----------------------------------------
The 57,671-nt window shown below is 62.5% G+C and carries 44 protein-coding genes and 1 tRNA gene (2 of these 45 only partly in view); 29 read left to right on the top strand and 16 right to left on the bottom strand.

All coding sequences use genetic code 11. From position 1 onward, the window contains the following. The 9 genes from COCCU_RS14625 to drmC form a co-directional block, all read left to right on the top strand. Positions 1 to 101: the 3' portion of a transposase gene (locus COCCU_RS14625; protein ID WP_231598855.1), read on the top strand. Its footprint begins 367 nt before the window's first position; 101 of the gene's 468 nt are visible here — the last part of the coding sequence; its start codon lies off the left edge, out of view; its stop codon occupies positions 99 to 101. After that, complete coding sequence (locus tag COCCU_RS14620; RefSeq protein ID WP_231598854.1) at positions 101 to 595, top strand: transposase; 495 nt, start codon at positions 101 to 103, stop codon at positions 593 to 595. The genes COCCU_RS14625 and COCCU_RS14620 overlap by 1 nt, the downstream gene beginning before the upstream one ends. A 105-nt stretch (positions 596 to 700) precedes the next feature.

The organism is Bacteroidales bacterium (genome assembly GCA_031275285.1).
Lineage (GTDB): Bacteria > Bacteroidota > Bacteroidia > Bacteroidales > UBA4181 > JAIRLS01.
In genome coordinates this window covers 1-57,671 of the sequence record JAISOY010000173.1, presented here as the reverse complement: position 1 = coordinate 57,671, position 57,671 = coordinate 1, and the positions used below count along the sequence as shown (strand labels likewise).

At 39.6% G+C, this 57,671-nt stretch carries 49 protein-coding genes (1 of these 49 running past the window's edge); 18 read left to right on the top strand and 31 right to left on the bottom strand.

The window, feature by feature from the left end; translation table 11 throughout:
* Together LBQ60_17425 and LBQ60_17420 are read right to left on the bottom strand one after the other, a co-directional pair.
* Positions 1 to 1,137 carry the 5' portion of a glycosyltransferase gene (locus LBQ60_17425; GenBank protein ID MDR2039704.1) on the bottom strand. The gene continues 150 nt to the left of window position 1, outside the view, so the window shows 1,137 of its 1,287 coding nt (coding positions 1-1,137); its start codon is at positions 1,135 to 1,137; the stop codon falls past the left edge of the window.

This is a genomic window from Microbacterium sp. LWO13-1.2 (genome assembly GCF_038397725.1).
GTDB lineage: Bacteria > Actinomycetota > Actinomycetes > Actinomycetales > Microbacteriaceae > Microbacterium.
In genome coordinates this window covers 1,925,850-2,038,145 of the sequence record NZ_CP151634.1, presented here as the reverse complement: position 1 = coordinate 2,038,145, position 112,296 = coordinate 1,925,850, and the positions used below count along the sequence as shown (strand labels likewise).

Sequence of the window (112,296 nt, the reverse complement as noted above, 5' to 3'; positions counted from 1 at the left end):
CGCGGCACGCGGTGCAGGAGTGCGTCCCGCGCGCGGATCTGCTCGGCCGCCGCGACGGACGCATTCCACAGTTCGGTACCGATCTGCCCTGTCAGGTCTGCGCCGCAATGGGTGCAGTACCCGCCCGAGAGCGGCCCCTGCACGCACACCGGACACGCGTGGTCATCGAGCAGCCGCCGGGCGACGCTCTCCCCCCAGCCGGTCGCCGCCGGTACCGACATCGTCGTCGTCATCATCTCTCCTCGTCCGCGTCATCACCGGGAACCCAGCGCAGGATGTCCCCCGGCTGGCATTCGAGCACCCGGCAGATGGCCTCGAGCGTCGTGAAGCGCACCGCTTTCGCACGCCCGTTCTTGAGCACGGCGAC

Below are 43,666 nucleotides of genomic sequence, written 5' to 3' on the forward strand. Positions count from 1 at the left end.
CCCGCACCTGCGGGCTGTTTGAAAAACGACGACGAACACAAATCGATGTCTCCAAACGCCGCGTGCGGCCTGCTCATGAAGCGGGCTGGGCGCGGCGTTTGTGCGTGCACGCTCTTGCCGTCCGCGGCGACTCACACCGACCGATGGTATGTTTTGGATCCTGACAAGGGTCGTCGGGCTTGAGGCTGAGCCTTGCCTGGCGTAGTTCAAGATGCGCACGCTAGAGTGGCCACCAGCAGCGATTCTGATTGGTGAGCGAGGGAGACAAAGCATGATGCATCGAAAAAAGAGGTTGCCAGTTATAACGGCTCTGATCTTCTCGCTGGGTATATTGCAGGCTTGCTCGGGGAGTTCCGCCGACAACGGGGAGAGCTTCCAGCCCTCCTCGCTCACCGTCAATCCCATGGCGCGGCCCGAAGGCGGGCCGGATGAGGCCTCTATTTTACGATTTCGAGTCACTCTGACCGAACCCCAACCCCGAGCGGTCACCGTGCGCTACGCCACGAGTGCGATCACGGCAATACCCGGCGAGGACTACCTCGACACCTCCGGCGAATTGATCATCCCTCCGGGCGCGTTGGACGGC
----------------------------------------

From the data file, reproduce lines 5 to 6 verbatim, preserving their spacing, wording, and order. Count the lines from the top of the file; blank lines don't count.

In genome coordinates this window covers 1-57,671 of the sequence record JAISOY010000173.1, presented here as the reverse complement: position 1 = coordinate 57,671, position 57,671 = coordinate 1, and the positions used below count along the sequence as shown (strand labels likewise).

At 39.6% G+C, this 57,671-nt stretch carries 49 protein-coding genes (1 of these 49 running past the window's edge); 18 read left to right on the top strand and 31 right to left on the bottom strand.